Ten days later, on November 8, 1993, Criminal Investigator Derr advised the defendant of his Miranda rights and had him sign a full consent to waive those rights. During the ensuing interview, the defendant gave a four-page statement. It is undisputed that this was the first time that Miranda warnings were given to the defendant in connection with these offenses.
In this appeal, the defendant claims that the shotgun and all of his statements were inadmissible because (1) the defendant's consent to search his residence was the product of coercion by the police; (2) the evidence obtained in the search would not have been inevitably discovered absent his consent to search; (3) all of the defendant's oral statements should have been suppressed due to the lack of Miranda warnings; and (4) the defendant's confession resulted from coercion and should have been suppressed. The defendant does not challenge his arrest or the district court's finding that the police officers had probable cause to arrest him. For the following reasons, we hold that the district court did not err in denying the motions to suppress the statements and the shotgun.
On suppression issues, we review the district court's findings of fact for clear error, but we review all conclusions of law de novo. United States v. Bencs, 28 F.3d 555, 558-59 (6th Cir.1994), cert. denied, --- U.S. ----, 115 S.Ct. 915, 130 L.Ed.2d 796 (1995).
The defendant argues that "any oral statements given to the officers after [the defendant] was in custody should have been suppressed." The district court found that the defendant was not subject to custodial interrogation when he "pecked" at the window and stated "I will tell you where the gun's at," but that he was subject to custodial interrogation when he subsequently answered any questions, such as Officer Davis's attempts to clarify what the defendant meant by "in the wood."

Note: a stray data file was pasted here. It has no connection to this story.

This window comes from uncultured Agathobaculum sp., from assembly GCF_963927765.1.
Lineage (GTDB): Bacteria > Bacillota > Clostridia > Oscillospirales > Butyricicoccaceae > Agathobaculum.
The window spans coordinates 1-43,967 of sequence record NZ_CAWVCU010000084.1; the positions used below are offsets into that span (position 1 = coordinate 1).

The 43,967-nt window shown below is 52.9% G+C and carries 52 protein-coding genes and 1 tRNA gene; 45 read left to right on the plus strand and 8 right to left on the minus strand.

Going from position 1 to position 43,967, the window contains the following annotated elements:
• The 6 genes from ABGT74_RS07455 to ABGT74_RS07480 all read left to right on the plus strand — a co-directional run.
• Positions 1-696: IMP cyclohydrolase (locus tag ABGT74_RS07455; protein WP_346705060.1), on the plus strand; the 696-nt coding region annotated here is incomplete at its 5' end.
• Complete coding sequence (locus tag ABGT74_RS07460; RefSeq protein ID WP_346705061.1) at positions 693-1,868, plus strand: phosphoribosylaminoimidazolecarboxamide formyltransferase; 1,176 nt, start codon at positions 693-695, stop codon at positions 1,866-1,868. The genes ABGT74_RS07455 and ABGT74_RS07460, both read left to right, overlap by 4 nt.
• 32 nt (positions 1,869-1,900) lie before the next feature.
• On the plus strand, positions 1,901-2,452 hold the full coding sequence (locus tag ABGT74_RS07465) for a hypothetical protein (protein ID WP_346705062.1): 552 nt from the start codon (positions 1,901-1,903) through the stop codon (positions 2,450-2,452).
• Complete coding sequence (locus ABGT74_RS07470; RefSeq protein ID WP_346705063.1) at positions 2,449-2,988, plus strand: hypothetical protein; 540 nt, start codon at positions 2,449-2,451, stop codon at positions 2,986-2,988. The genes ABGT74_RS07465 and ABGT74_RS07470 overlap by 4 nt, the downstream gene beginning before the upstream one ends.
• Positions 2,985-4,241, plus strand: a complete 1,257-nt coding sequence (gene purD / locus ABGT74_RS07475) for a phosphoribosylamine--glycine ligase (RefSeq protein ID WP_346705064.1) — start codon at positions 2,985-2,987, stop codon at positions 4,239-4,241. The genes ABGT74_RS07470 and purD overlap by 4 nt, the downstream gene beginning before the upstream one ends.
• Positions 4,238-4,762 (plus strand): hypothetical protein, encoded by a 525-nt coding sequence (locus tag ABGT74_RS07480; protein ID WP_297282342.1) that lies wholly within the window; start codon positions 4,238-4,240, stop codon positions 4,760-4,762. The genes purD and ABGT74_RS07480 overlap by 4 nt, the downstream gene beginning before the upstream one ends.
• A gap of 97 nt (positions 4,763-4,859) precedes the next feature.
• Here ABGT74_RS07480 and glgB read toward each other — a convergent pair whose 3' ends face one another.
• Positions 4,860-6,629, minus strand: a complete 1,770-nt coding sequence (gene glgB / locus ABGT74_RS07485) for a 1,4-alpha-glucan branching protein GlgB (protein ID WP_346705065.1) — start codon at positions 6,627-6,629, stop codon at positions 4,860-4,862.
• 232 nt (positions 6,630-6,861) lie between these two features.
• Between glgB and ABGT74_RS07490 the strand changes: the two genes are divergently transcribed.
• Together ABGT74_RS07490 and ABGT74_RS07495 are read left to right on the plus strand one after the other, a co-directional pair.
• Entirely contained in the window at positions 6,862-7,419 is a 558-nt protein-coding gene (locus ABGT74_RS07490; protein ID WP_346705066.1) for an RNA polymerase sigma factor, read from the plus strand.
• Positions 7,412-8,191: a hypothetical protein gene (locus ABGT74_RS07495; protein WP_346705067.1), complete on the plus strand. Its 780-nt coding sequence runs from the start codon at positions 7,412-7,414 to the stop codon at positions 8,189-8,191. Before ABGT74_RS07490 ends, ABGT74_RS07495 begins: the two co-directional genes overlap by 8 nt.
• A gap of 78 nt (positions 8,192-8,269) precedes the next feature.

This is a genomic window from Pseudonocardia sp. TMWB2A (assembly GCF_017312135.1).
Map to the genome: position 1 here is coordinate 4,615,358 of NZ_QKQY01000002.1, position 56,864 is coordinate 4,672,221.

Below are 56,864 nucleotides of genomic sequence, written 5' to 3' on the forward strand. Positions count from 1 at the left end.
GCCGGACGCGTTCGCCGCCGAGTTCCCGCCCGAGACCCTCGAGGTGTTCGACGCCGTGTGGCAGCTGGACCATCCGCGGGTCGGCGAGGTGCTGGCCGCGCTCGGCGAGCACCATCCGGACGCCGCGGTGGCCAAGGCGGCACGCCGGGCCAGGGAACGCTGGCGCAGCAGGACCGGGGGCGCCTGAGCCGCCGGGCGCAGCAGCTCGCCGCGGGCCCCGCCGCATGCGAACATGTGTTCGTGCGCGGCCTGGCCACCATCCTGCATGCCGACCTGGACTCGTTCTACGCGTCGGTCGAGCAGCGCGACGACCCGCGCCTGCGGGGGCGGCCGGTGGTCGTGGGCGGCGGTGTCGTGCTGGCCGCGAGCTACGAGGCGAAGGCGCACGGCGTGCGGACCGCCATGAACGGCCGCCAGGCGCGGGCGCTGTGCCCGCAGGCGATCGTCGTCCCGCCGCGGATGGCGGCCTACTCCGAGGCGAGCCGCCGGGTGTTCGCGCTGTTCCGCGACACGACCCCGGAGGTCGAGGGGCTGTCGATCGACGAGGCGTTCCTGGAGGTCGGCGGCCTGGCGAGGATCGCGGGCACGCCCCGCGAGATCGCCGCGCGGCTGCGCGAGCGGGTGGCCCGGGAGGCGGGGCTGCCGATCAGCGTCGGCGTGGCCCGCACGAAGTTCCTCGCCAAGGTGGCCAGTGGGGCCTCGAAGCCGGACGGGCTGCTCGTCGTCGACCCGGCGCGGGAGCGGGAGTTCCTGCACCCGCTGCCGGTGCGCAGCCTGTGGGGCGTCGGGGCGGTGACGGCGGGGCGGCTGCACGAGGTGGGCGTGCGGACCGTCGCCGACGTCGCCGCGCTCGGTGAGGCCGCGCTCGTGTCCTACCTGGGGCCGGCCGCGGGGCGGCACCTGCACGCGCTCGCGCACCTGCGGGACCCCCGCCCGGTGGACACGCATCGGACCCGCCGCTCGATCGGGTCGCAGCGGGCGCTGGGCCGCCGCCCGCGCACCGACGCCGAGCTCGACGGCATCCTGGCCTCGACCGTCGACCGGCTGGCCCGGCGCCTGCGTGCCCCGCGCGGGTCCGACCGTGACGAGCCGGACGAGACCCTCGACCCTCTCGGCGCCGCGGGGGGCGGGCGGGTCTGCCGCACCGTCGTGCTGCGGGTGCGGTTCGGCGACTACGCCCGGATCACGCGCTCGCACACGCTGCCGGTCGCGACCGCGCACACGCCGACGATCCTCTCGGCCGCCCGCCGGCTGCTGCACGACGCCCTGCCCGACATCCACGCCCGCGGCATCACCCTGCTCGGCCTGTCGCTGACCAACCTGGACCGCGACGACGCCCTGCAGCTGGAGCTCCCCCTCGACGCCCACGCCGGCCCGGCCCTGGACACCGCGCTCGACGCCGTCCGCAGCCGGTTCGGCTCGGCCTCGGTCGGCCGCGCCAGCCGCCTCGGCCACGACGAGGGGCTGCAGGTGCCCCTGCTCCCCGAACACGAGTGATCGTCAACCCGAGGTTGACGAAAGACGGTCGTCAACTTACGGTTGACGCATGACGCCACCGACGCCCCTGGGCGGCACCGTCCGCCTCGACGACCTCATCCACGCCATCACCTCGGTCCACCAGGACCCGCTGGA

We agree. While the defendant was in custody upon his arrest, Miranda warnings were required only when the defendant was in custody and was subject to interrogation, which is defined as "express questioning or its functional equivalent." Rhode Island v. Innis, 446 U.S. 291, 300-01, 100 S.Ct. 1682, 1689, 64 L.Ed.2d 297 (1980) ("[T]he special procedural safeguards outlined in Miranda are required not where a
suspect is simply taken into custody, but rather where a suspect in custody is subjected to interrogation."); United States v. Montano, 613 F.2d 147, 149 (6th Cir.1980). In this case, the defendant's initiation of contact with Chief Cannon and offer to tell him the location of the gun were not the result of either express questioning or its functional equivalent. His statements relating to the second consent to search his home, and that consent itself, however, were statements made when the defendant was in custody and subject to interrogation.
It is undisputed that the defendant's second consent to search his home and his statements relating to that consent were made prior to his receiving Miranda warnings. The admissibility of the shotgun and the subsequent written confession, therefore,...